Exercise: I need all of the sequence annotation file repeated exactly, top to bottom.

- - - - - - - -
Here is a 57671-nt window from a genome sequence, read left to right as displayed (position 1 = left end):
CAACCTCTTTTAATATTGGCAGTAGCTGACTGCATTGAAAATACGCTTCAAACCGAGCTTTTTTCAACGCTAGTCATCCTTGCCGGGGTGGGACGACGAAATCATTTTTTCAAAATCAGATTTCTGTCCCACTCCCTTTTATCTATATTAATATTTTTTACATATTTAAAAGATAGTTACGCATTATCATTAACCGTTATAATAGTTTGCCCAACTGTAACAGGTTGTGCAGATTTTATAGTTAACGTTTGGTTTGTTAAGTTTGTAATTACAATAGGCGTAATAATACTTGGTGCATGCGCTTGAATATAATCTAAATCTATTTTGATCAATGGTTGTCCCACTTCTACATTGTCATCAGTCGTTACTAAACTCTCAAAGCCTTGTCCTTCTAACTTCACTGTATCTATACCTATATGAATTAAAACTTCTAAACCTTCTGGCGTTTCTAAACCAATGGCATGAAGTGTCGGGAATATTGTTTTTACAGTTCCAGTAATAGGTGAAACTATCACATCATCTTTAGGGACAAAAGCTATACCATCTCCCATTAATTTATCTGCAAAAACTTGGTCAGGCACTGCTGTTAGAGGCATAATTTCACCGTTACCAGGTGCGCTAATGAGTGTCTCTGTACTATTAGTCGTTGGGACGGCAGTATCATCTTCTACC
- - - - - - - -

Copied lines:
Here is a 57671-nt window from a genome sequence, read left to right as displayed (position 1 = left end):
CAACCTCTTTTAATATTGGCAGTAGCTGACTGCATTGAAAATACGCTTCAAACCGAGCTTTTTTCAACGCTAGTCATCCTTGCCGGGGTGGGACGACGAAATCATTTTTTCAAAATCAGATTTCTGTCCCACTCCCTTTTATCTATATTAATATTTTTTACATATTTAAAAGATAGTTACGCATTATCATTAACCGTTATAATAGTTTGCCCAACTGTAACAGGTTGTGCAGATTTTATAGTTAACGTTTGGTTTGTTAAGTTTGTAATTACAATAGGCGTAATAATACTTGGTGCATGCGCTTGAATATAATCTAAATCTATTTTGATCAATGGTTGTCCCACTTCTACATTGTCATCAGTCGTTACTAAACTCTCAAAGCCTTGTCCTTCTAACTTCACTGTATCTATACCTATATGAATTAAAACTTCTAAACCTTCTGGCGTTTCTAAACCAATGGCATGAAGTGTCGGGAATATTGTTTTTACAGTTCCAGTAATAGGTGAAACTATCACATCATCTTTAGGGACAAAAGCTATACCATCTCCCATTAATTTATCTGCAAAAACTTGGTCAGGCACTGCTGTTAGAGGCATAATTTCACCGTTACCAGGTGCGCTAATGAGTGTCTCTGTACTATTAGTCGTTGGGACGGCAGTATCATCTTCTACC